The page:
Two in five homeowners do not have a will, according to insurer Royal London, meaning that their property could pass to the wrong person when they die.
Not leaving a will - known as dying intestate - can also make it more complicated for those left behind to administer the estate.
Here we look at why not making a will could leave your loved ones at risk, and how to make a will with the right safeguards.
Royal London found that one in five people hadn't made a will because they didn't think they had anything of value to pass on. But of these, one in six own a property.
The research, which was carried out last October, also uncovered a substantial number of older homeowners without wills.
Of people aged over 55 who don't have a will, 16% own a home outright or with a mortgage.
Some homeowners said they struggle to decide who would benefit from the will.Choosing who should act as executor and trustee - someone who sorts out your estate and carries out your wishes after death - was the most difficult part of writing a will.
If you die without a will, your estate will be shared out according to the intestacy rules.
This means you could inadvertently disinherit the people closest to you, which could include those who were dependent on you.
In England and Wales, if you don't update your will when you marry, it'll be invalidated and your estate will be subject to the intestacy rules.
It's even more important for co-habiting couples to have wills than it is for married people or those in civil partnerships.
That's because if you're not married, the surviving partner has no automatic rights to inherit under the intestacy rules. In these cases, any children you have will inherit the estate.
If you die without a will and don't have a spouse or any children, your estate will go to other relatives. This is decided by a set order of priority, starting with parents, followed by brothers and sisters.
If it takes time for the beneficiaries to be tracked down, the property can deteriorate.
In a case looked at by , a man was tracked down by heir hunters after a distant cousin died. He stood to inherit a house, but in the months it had taken to find him, vandals and mould had wreaked thousands of pounds of damage and devalued it.
Had there been a will, it would have been clear who was the beneficiary and an executor would have dealt with the property.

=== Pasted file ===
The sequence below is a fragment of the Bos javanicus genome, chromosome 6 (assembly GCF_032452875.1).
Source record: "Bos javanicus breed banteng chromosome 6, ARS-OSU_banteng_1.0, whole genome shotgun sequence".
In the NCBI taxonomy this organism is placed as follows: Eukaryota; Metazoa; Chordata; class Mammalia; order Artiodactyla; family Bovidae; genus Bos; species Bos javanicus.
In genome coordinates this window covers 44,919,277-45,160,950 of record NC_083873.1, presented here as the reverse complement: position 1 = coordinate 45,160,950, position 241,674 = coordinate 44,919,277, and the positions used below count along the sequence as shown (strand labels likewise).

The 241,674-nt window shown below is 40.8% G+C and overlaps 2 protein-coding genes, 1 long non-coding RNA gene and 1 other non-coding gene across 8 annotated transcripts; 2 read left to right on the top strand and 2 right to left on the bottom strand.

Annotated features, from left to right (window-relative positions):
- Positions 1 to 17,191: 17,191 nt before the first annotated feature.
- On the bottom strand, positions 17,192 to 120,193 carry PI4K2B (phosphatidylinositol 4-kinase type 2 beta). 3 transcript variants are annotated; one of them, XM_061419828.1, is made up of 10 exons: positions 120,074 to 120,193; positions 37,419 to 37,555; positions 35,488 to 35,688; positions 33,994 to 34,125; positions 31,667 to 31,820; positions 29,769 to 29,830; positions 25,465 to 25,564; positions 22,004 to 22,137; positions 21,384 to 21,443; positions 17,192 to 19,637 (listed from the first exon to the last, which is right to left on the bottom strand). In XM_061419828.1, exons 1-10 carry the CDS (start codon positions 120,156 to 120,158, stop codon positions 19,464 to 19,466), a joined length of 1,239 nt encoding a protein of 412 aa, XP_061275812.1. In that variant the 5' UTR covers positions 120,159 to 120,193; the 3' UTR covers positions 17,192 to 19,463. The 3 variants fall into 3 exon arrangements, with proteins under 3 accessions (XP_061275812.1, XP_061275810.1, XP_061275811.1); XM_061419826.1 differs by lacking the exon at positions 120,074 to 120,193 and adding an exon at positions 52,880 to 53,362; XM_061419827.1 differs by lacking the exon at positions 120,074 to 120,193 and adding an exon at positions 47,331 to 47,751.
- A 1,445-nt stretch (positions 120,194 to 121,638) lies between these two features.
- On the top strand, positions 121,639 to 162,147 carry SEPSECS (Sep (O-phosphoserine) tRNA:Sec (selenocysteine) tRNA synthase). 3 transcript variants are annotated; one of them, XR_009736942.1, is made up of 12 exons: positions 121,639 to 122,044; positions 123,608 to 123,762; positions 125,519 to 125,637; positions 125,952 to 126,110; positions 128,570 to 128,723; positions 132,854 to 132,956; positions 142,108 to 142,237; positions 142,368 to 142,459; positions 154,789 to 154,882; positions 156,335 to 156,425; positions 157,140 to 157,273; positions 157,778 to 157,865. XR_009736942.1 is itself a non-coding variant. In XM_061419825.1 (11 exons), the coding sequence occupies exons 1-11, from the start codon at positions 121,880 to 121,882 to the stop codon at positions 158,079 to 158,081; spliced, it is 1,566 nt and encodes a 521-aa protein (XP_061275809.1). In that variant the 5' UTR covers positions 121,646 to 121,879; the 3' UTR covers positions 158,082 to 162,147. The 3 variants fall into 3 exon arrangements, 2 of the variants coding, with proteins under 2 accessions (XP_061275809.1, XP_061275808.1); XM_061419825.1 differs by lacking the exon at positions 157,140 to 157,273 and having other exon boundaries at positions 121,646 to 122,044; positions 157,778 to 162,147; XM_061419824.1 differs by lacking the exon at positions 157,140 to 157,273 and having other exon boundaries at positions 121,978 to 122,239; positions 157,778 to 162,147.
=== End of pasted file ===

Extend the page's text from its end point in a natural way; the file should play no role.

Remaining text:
It all hinges on if you are tenants in common or joint tenants.
As tenants in common, if you die, your share of the house goes to whoever is named in your will, but if you don't have one, it'll be distributed according to intestacy rules.
If you are joint tenants, the property would automatically go to the surviving owner.
In a recent case dealt with by Which? Wills, a young man had bought a holiday home in the UK with friends without discussing what would happen if one of them died.
He realised that as they were tenants in common, his share of the property would be inherited by his family under intestacy rules, but he wanted it to go to his friends instead and so made a will to ensure this happens.
Whether a joint homeowner has made a will or not, their share could be inherited by someone who has a very different outlook on how the property should be managed. To avoid unforeseen twists of fate, it's vital to agree on what you and the other joint owners would want and for all parties to reflect this in their wills if necessary.
If you own a property abroad, the law in that country will determine what happens to it when you die. As such, it's advisable to make a will in the relevant country as well as one covering your assets in the UK.
Drawing up a valid will needn't be lengthy or difficult. It's possible to write one online in 30 minutes, saving days or years of potential heartache for loved ones later on.
Once you're ready to write one up, you can approach a lawyer or online service.
You can choose from three levels of service: